Ease of use
TotalAV has a decent user interface featuring a dark gray and green color palette that’s easy on the eyes, and a straightforward, user-friendly navigation menu. Four big tiles lead to the four primary functions of the application – Antivirus, System Tune-Up, Disk Cleaner, and Web Security. Clicking on a tile brings you to another submenu that highlights various functions in another system of tiles.
All-in-all, this configuration is decent – if you aren’t a tech-savvy user, you’ll still be able to grasp the important functions of the application and use them.
Power users will also be somewhat satisfied. I’ll say that since the free version of the application doesn’t offer real-time protection, it would be nice if you could at least schedule a scan once a day in order to achieve an approximation of security, but the task scheduler only lets you schedule scans on daily intervals. With that said, security veterans may appreciate the option to customize Real Time Protection settings, such as excluding certain tasks or only scanning certain file types.
Too Many Pop-ups Prompting User to Upgrade
One of many, many system tray ads
The free version of the application is heavy on the upsell. Every time you complete a task within the application, it pops open a new browser window that prompts the user to purchase the full version. Roughly one-third of the application screen is taken up by a similar ad, and the program also produces giant pop-up ads from the system tray. Overall, I felt the program included too many prompts to upgrade to the paid version.
TotalAV offers decently responsive support with a wide menu of options to get in touch. Email, live chat, and even telephone support are on offer. Phone support is very welcome – I enjoy talking to a real human when it comes time to escalate an issue – but true 24/7 support is only available when you upgrade to the Ultimate Antivirus suite.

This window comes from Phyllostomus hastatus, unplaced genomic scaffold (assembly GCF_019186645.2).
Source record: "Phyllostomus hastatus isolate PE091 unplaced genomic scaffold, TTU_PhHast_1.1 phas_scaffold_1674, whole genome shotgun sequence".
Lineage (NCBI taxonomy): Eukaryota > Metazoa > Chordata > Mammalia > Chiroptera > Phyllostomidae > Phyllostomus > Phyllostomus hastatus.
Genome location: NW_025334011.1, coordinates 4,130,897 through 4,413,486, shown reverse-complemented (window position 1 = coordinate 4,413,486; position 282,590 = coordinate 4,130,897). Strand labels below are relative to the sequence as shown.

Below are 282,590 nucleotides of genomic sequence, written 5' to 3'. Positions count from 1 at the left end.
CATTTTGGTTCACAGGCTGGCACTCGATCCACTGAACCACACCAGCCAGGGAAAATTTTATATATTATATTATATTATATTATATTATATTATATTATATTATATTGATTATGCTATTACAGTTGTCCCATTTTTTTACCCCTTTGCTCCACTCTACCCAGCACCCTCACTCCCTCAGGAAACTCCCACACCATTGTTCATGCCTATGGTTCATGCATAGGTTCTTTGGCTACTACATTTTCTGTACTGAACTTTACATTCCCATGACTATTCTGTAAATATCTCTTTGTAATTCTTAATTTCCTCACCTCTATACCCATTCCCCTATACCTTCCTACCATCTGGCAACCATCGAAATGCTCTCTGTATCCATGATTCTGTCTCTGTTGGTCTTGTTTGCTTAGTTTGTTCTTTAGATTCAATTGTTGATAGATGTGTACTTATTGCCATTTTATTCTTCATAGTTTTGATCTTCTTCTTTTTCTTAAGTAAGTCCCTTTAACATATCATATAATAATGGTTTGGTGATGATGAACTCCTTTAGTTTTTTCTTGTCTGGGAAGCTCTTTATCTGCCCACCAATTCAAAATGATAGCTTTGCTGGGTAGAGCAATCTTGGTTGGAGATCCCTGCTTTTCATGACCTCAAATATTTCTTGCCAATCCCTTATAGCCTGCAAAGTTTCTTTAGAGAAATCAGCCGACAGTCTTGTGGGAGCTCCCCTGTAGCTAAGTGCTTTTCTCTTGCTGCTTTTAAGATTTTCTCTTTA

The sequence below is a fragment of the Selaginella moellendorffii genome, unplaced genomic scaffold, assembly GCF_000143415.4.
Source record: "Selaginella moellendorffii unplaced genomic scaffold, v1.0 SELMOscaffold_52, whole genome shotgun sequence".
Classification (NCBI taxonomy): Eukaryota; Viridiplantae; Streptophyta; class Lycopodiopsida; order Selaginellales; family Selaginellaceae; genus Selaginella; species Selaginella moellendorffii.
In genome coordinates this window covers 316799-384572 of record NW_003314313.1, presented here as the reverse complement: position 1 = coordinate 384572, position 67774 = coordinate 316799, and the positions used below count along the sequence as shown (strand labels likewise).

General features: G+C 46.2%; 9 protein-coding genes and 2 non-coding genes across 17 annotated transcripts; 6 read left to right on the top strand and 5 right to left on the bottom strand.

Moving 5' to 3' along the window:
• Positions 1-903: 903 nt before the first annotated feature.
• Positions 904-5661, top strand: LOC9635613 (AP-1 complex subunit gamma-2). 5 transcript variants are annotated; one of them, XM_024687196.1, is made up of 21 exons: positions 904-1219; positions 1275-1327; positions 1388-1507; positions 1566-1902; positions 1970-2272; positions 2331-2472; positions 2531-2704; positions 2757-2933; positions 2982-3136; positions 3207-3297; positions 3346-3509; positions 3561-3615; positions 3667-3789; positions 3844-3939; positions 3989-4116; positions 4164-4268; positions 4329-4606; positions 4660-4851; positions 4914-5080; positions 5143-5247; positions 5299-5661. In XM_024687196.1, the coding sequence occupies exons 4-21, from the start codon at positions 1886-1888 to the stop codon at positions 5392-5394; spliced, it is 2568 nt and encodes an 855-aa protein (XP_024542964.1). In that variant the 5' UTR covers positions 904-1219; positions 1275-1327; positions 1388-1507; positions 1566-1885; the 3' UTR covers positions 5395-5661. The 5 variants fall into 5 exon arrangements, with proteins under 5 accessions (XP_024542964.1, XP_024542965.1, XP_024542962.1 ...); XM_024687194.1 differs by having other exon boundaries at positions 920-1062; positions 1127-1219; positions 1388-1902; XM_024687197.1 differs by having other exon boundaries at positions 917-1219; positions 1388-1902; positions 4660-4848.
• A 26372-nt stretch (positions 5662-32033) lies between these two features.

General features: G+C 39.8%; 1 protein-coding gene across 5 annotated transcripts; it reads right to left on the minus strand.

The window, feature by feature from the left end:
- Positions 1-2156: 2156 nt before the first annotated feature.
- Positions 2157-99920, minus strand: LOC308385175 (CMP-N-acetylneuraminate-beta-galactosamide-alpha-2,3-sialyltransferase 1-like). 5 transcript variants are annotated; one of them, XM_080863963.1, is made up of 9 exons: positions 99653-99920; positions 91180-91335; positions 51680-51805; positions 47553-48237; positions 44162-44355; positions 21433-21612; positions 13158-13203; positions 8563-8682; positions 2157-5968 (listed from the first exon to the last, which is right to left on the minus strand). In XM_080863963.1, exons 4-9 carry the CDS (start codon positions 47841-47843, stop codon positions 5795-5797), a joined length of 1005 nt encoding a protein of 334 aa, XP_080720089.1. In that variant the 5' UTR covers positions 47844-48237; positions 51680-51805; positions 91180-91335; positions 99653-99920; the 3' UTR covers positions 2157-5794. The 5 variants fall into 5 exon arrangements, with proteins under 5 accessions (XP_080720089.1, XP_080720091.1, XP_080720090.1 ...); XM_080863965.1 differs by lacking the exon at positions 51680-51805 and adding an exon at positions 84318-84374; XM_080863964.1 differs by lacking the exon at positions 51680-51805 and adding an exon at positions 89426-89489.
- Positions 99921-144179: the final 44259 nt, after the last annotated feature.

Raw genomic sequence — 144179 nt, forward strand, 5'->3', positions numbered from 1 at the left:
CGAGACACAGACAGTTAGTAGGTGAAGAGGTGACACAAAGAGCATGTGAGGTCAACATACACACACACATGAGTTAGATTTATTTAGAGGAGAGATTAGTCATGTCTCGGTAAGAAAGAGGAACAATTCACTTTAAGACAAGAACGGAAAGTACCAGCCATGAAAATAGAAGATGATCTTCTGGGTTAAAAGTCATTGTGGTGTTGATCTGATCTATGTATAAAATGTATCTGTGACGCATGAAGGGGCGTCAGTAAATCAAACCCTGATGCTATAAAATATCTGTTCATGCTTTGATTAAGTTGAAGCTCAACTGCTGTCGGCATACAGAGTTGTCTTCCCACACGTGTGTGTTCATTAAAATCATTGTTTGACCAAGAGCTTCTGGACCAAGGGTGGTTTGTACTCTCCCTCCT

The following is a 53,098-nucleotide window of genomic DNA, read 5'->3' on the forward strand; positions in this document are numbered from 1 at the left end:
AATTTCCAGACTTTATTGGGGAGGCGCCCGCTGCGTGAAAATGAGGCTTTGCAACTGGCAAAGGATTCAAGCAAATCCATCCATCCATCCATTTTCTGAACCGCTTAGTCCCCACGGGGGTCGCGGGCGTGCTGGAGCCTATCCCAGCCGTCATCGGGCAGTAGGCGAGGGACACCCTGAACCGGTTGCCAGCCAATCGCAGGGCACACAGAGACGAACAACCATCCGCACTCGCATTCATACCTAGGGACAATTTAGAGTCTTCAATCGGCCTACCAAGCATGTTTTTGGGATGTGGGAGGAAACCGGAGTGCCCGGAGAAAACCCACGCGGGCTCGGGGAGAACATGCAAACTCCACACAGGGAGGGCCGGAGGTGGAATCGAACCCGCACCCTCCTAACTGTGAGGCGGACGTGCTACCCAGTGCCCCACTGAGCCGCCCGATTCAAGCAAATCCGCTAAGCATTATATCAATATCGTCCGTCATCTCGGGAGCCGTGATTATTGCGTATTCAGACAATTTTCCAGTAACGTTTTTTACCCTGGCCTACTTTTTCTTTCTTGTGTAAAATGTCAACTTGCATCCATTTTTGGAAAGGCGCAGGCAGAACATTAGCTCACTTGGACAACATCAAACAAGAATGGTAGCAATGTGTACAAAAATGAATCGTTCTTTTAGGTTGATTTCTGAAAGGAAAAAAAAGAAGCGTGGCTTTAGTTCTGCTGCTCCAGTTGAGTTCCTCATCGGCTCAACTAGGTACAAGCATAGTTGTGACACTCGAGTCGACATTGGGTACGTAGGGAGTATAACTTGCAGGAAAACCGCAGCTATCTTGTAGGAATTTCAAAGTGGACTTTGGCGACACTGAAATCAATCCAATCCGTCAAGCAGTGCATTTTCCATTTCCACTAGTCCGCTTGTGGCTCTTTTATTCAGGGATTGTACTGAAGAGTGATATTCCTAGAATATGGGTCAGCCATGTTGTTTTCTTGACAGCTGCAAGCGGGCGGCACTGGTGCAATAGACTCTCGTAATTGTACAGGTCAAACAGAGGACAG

If you’d prefer not to speak with anyone at all, TotalAV also has a decent knowledgebase on their site, which will help you through the basic mechanics of using the platform. Some upgrade tiers also include a free ebook on information security.
The big print giveth, the small print taketh away
As previously mentioned, TotalAV’s pricing scheme is somewhat confusing. For example, the “Essential Antivirus 2019” edition advertises itself as being initially available at a very low cost per year.
Here’s the thing: when you get to the bottom of the pricing page, you get this message. “Promotional prices are available to new customers for the initial term only. All services automatically renew at the regular rate using the same payment method, unless you request a change. Prices exclude VAT.”
In other words, you get your basic antivirus package for one year a low cost – then you forget about it. A year later, your card gets charged for five times the original amount you paid.